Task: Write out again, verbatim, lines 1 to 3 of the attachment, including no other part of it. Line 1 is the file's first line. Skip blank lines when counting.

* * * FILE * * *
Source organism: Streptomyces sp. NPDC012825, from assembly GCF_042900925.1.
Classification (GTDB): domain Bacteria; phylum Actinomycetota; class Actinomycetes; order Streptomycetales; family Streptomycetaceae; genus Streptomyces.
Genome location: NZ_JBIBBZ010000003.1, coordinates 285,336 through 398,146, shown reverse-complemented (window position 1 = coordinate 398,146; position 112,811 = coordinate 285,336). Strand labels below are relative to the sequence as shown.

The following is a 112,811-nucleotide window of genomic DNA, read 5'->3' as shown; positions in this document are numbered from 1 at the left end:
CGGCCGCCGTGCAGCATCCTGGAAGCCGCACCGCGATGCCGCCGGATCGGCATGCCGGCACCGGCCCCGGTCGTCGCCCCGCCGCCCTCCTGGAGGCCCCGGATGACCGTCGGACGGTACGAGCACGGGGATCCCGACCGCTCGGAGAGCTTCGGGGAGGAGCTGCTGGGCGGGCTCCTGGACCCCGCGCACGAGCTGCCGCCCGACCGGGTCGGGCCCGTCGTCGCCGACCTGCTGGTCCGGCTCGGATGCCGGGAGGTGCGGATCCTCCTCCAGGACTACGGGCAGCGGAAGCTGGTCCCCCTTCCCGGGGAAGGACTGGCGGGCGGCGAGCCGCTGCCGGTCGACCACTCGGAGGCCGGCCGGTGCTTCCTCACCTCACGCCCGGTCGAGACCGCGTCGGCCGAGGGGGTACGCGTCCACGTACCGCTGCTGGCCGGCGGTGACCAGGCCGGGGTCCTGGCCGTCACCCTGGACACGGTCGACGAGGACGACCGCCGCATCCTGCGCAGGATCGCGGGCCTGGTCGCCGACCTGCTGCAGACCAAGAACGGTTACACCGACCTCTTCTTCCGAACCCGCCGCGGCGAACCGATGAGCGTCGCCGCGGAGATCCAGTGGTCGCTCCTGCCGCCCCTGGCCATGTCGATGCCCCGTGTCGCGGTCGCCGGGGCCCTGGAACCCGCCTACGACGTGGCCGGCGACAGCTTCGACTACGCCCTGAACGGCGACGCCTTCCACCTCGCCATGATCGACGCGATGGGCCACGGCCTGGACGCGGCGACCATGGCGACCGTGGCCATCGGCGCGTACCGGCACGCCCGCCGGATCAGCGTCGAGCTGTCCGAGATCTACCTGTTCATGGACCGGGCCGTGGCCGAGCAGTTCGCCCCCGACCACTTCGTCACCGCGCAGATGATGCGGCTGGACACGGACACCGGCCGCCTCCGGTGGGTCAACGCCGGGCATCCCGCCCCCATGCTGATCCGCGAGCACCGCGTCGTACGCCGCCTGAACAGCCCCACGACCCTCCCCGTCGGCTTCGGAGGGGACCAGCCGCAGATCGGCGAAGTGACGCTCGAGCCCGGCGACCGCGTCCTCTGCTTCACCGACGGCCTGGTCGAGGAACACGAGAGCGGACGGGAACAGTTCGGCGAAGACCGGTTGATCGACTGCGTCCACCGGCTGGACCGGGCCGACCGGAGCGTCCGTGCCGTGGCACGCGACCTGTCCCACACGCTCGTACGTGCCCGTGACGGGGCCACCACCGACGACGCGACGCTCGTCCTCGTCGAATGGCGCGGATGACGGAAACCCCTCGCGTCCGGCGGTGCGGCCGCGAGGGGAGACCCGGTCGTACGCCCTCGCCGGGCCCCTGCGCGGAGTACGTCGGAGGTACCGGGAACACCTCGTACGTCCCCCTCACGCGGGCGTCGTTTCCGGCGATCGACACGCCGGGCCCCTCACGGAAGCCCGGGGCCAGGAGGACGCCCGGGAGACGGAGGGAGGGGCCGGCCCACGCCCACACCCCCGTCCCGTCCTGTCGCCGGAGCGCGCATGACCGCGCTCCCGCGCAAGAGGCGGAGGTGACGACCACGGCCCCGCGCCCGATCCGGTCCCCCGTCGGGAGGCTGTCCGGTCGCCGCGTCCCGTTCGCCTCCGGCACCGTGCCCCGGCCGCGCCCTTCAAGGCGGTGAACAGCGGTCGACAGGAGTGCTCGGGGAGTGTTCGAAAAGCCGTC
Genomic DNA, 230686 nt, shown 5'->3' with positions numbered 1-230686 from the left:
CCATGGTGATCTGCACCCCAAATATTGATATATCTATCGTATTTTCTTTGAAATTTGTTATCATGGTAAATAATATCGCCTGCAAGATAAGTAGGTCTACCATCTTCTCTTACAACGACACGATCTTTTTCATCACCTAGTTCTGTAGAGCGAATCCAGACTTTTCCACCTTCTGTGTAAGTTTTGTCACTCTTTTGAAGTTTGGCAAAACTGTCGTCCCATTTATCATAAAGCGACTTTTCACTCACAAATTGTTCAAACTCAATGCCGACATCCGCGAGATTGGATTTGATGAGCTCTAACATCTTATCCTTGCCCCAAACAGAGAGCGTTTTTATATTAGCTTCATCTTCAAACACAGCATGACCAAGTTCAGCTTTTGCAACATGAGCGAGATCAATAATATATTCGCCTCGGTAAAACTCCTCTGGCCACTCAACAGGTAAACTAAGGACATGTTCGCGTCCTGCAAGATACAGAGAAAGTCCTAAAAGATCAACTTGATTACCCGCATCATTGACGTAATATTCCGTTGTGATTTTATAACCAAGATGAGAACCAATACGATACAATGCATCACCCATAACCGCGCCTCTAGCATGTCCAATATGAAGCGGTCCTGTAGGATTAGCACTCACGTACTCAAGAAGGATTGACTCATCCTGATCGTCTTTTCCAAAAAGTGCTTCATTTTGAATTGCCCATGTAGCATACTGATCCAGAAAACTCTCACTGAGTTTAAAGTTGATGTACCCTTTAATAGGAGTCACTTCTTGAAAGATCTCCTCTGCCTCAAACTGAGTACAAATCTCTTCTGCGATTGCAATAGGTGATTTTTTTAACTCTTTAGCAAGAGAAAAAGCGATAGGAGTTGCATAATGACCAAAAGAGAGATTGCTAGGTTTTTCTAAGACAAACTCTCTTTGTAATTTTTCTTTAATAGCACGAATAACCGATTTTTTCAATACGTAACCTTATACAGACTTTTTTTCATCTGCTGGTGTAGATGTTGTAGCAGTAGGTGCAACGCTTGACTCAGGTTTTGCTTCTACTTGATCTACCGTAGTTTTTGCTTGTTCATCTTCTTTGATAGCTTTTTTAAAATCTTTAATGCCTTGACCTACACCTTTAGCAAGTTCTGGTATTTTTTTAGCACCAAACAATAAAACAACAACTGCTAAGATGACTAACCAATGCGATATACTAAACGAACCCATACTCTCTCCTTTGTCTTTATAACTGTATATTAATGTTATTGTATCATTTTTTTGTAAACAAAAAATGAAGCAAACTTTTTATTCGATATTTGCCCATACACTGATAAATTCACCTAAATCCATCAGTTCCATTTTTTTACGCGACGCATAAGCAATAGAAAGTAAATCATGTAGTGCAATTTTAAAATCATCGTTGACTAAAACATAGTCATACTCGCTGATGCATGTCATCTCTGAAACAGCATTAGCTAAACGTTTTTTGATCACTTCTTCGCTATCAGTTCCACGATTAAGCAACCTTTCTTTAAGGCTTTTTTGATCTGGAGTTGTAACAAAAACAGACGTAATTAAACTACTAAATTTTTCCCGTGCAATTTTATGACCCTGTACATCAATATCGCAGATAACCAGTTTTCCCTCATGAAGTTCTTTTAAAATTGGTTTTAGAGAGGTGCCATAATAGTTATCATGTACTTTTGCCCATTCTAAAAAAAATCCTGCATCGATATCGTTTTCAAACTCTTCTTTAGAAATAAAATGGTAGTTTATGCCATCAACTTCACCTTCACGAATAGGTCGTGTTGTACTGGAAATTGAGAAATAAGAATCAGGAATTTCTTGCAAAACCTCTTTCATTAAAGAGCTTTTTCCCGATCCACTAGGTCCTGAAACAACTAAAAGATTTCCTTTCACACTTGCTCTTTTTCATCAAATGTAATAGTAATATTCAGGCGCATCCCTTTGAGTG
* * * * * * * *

Source organism: Streptomyces sp. NPDC012825, from assembly GCF_042900925.1.
Classification (GTDB): domain Bacteria; phylum Actinomycetota; class Actinomycetes; order Streptomycetales; family Streptomycetaceae; genus Streptomyces.
Genome location: NZ_JBIBBZ010000003.1, coordinates 285,336 through 398,146, shown reverse-complemented (window position 1 = coordinate 398,146; position 112,811 = coordinate 285,336). Strand labels below are relative to the sequence as shown.